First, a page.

ARTS Pick: The Rocketeer

The Rocketeer received two thumbs up from Siskel & Ebert when it premiered in 1991. Publicity image. The Rocketeer received two thumbs up from Siskel & Ebert when it premiered in 1991. Publicity image.

The record-breaking success of 1989’s Batman green-lit a wave big-budget retro-adventure films, including the outlandish, neon ensemble piece Dick Tracy; the brash, moody grotesquerie of The Shadow; and the feather-light, straight-faced camp of latecoming entry The Phantom. Nestled amongst them is 1991’s The Rocketeer; though it was considered a modest disappointment upon release (Disney thought they had another Indiana Jones franchise on their hands), it has aged remarkably well, proving far more timeless its peers, and finding a devoted cult following on home video.

The film was a career-making break for Charlottesville’s own Billy Campbell (a Western Albemarle grad), pitch-perfect in the starring role as an earnest, all-American daredevil pilot in 1930’s California who accidentally lucks into one of the most primal of 20th-century pop-science fantasies: a rocket pack. Simultaneously pursued by the rockets designers, the FBI, and the Mob, he dons an impeccably designed art-deco helmet and takes flight in order to rescue his sweetheart (a never-lovelier Jennifer Connelly) while thwarting a secret Nazi invasion of the US.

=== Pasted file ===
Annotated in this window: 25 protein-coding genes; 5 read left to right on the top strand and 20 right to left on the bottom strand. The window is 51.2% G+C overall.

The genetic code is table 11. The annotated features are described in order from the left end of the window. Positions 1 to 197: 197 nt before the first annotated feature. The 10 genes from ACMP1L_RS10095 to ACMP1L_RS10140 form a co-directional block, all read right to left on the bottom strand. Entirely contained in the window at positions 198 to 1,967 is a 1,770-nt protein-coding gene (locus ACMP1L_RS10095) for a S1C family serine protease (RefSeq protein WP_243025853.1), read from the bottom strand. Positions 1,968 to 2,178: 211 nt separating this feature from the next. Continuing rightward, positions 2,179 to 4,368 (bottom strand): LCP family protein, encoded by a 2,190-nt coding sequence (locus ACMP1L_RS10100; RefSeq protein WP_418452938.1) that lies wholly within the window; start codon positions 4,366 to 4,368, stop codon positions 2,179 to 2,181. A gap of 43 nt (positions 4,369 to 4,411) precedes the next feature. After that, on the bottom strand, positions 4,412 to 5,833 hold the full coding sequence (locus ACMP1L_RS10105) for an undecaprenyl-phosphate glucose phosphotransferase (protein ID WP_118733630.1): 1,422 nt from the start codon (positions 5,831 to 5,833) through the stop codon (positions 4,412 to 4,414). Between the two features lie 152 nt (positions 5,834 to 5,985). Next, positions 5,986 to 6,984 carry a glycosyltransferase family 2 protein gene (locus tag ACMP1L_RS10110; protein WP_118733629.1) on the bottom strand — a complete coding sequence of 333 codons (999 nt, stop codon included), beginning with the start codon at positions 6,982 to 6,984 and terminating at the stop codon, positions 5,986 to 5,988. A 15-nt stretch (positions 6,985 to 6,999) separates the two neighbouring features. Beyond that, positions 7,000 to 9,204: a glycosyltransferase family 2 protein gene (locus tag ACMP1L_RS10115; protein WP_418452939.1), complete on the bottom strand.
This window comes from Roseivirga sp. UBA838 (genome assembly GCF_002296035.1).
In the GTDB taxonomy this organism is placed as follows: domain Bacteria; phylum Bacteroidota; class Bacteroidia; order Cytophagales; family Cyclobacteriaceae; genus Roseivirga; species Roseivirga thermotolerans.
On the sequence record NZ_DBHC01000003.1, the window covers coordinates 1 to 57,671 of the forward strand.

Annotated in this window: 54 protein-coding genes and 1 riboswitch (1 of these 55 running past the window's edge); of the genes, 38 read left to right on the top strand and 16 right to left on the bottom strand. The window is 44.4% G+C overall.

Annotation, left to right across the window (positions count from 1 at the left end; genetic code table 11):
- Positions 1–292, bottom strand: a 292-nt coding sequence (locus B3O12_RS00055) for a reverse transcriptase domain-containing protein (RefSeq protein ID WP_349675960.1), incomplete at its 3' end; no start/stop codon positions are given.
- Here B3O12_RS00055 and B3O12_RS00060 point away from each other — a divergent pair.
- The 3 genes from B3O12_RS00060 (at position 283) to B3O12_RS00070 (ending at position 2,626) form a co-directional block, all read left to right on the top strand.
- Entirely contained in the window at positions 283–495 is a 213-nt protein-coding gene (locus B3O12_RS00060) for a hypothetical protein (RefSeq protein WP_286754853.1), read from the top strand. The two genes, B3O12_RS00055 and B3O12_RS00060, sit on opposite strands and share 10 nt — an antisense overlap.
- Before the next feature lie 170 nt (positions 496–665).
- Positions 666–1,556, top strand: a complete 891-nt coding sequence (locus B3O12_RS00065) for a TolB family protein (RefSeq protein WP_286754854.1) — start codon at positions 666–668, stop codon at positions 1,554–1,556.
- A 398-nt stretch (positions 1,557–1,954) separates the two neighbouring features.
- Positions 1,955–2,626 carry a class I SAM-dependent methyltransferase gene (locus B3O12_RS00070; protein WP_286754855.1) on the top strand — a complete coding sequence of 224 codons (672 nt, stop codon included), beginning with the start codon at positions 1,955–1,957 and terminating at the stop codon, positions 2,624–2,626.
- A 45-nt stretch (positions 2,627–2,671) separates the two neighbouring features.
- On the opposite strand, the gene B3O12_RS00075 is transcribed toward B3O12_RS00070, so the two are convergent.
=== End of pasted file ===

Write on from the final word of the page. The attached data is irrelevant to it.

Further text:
The supporting roles are filled by a solid roster of reliable character actors, from Alan Arkin and John Polito to Paul Sorvino and young Terry O’Quinn (as Howard Hughes!); the under-appreciated Timothy Dalton has never been finer than his wickedly fun turn here as a sneering, swashbuckling villain, channeling the darker side of the Erroll Flynn or Douglas Fairbanks, Jr. persona.

Closely adapted from an obscure 1980’s comic book by would-be pin-up artist Dave Stevens (Connelly’s character was supposed to be Betty Page in the original), the film is expertly helmed by Joe Johnston, a Spielberg and Lucas protégée who got his start as a model-builder for the original Star Wars. One of the few contemporary filmmakers to revisit retro and genre material with sincerity and optimism rather than cynicism and sarcasm, Johnston has had a remarkably consistent career, from Honey, I Shrink the Kids and October Sky to the recent Wolfman and Captain America remakes.

Featuring zeppelins, car chases, nightclubs, gangsters, swordfights, daredevil acrobatics, numerous fun jabs at old Hollywood, and countless scenes set in and around classic LA landmarks, The Rocketeer is a timeless, charming, and well-crafted bit of all-American entertainment. The Packard Theater at the Library of Congress in Culpeper will screen a fully restored 35mm print of The Rocketeer on Saturday, June 22nd at 2:00pm. The film is rated PG, and admission is free, although the Theater does encourage advance reservations.